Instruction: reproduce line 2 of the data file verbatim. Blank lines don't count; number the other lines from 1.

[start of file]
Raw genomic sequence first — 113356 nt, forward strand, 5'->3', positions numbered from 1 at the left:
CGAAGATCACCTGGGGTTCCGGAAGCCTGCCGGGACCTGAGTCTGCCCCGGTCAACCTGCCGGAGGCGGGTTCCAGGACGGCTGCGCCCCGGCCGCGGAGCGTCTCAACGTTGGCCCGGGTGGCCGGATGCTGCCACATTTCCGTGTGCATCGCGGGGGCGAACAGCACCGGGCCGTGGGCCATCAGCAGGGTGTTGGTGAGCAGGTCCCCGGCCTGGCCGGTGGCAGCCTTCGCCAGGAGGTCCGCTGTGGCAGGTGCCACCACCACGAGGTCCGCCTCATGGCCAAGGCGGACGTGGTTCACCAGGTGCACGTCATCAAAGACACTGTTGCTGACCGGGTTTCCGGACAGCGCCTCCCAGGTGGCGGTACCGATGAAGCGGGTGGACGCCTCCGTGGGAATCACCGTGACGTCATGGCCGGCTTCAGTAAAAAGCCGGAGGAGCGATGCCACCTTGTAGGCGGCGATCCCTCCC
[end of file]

CGAAGATCACCTGGGGTTCCGGAAGCCTGCCGGGACCTGAGTCTGCCCCGGTCAACCTGCCGGAGGCGGGTTCCAGGACGGCTGCGCCCCGGCCGCGGAGCGTCTCAACGTTGGCCCGGGTGGCCGGATGCTGCCACATTTCCGTGTGCATCGCGGGGGCGAACAGCACCGGGCCGTGGGCCATCAGCAGGGTGTTGGTGAGCAGGTCCCCGGCCTGGCCGGTGGCAGCCTTCGCCAGGAGGTCCGCTGTGGCAGGTGCCACCACCACGAGGTCCGCCTCATGGCCAAGGCGGACGTGGTTCACCAGGTGCACGTCATCAAAGACACTGTTGCTGACCGGGTTTCCGGACAGCGCCTCCCAGGTGGCGGTACCGATGAAGCGGGTGGACGCCTCCGTGGGAATCACCGTGACGTCATGGCCGGCTTCAGTAAAAAGCCGGAGGAGCGATGCCACCTTGTAGGCGGCGATCCCTCCC